“That was only his vain boasting which you have so frequently noted with that acuteness of observation that makes you the envy of our circle,” said Burke. “You understand the Irish temperament perfectly, Mr. Boswell. But to resort to the original point raised by Goldsmith; surely, Dr. Johnson, you will allow that an actor of genius is at least on a level with a musician of genius.”

“Sir, I will allow that he is on a level with a fiddler, if that will satisfy you,” replied Johnson.

“Surely, sir, you must allow that Mr. Garrick's art is superior to that of Signor Piozzi, whom we heard play at Dr. Burney's,” said Burke.

“Yes, sir; David Garrick has the good luck to be an Englishman, and Piozzi the ill luck to be an Italian,” replied Johnson. “Sir, 't is no use affecting to maintain that you regard acting as on a level with the arts. I will not put an affront upon your intelligence by supposing that you actually believe what your words would imply.”

“You can take your choice, Mr. Burke,” said Goldsmith: “whether you will have the affront put upon your intelligence or your sincerity.”

“I am sorry that I am compelled to leave the company for a space, just as there seems to be some chance of the argument becoming really interesting to me personally,” said Garrick, rising; “but the fact is that I rashly made an engagement for this hour. I shall be gone for perhaps twenty minutes, and meantime you may be able to come to some agreement on a matter which, I repeat, is one of vital importance to Mr. Burke and myself; and so, sirs, farewell for the present.”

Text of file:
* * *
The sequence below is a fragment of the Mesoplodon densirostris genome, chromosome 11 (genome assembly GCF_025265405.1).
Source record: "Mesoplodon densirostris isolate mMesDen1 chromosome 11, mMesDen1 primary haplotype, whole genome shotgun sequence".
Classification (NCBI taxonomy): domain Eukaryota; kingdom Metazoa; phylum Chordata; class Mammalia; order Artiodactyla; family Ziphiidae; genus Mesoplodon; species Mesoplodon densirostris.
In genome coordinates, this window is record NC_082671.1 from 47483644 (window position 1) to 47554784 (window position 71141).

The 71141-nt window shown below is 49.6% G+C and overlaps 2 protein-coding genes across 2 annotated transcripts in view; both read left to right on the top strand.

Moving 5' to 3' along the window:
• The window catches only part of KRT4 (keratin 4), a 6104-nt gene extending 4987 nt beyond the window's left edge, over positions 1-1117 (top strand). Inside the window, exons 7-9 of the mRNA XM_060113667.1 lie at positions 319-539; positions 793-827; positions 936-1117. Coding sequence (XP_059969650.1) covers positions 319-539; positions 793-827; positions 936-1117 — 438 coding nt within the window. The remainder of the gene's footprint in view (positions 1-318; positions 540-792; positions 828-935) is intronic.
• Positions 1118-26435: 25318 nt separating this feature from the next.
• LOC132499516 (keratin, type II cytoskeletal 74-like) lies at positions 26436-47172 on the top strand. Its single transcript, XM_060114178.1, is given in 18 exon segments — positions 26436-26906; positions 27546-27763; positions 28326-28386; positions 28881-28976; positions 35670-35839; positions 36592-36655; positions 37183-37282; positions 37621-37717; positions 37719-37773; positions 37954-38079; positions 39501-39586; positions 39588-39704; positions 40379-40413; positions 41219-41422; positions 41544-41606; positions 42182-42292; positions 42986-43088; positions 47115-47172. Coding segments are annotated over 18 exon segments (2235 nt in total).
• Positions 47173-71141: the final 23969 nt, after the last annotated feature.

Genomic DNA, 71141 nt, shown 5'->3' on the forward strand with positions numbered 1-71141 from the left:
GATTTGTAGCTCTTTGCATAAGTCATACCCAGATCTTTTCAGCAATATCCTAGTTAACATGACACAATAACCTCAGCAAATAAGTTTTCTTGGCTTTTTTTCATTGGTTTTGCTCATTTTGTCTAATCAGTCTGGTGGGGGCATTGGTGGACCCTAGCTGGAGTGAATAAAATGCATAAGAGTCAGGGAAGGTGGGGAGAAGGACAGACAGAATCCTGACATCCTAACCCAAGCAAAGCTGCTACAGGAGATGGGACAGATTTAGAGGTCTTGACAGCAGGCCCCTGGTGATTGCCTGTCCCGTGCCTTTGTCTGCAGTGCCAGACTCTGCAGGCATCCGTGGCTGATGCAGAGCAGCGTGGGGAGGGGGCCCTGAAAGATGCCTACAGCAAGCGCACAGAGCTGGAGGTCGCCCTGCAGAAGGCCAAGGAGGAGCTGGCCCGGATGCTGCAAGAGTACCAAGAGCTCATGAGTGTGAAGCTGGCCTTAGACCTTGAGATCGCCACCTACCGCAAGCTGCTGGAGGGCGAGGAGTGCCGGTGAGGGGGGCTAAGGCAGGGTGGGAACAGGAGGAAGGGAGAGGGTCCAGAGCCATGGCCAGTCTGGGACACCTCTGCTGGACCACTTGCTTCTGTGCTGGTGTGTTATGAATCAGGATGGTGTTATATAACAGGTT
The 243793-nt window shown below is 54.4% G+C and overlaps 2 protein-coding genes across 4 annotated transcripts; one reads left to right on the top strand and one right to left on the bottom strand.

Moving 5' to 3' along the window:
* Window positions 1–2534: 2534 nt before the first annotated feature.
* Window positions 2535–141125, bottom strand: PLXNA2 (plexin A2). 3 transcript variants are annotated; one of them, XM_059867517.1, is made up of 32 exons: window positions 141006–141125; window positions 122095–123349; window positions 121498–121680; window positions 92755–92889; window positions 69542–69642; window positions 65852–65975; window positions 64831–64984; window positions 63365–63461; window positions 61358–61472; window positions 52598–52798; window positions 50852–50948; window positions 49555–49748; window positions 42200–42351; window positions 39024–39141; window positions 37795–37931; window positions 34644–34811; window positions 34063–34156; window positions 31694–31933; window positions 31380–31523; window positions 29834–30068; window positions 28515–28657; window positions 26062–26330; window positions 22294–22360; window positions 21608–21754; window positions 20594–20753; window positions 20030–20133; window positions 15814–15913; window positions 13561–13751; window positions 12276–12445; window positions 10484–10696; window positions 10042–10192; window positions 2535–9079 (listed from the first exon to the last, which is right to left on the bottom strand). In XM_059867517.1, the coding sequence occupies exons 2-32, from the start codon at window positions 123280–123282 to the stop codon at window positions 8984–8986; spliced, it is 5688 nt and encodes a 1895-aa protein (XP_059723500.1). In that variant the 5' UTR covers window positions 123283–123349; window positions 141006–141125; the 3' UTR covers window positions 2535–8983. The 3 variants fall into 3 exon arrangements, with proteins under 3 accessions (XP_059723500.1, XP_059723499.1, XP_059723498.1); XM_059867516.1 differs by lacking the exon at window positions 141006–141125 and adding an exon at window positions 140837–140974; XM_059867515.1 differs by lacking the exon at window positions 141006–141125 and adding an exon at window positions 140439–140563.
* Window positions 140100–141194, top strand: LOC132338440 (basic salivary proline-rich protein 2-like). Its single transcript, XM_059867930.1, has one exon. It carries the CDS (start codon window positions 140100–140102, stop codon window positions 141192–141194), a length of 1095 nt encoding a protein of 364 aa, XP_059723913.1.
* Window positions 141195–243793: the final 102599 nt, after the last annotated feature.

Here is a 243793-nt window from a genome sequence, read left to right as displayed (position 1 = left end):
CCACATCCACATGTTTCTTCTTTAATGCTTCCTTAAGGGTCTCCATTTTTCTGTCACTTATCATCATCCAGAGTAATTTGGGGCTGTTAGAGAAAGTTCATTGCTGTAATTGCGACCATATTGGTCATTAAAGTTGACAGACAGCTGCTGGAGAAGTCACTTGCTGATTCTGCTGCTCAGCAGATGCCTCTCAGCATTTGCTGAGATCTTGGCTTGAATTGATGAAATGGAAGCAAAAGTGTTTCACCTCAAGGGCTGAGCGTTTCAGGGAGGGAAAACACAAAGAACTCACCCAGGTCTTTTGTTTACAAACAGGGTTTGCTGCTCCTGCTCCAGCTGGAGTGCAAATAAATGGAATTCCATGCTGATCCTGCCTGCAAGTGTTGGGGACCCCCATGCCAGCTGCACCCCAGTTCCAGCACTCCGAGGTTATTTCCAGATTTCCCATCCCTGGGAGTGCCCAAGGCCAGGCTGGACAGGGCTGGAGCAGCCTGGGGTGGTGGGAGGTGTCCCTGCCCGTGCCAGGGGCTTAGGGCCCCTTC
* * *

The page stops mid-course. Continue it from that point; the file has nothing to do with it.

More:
He gave one of those bows of his, to witness which was a liberal education in the days when grace was an art, and left the room.

“If Mr. Garrick's bow does not prove my point, no argument that I can bring forward will produce any impression upon you, sir,” said Goldsmith.

“The dog is well enough,” said Johnson; “but he has need to be kept in his place, and I believe that there is no one whose attempts to keep him in his place he will tolerate as he does mine.”

“And what do you suppose is Mr. Garrick's place, sir?” asked Goldsmith. “Do you believe that if we were all to stand on one another's shoulders, as certain acrobats do, with Garrick on the shoulder of the topmost man, we should succeed in keeping him in his proper place?”

“Sir,” said Dr. Johnson, “your question is as ridiculous as anything you have said to-night, and to say so much, sir, is, let me tell you, to say a good deal.”

“What a pity it is that honest Goldsmith is so persistent in his attempts to shine,” whispered Boswell to Burke.

“'Tis a great pity, truly, that a lark should try to make its voice heard in the neighbourhood of a Niagara,” said Burke.

“Pray, sir, what is a Niagara?” asked Boswell.

“A Niagara?” said Burke. “Better ask Dr. Goldsmith; he alluded to it in his latest poem. Dr. Goldsmith, Mr. Boswell wishes to know what a Niagara is.”

“Sir,” said Goldsmith, who had caught every word of the conversation in undertone. “Sir, Niagara is the Dr. Johnson of the New World.”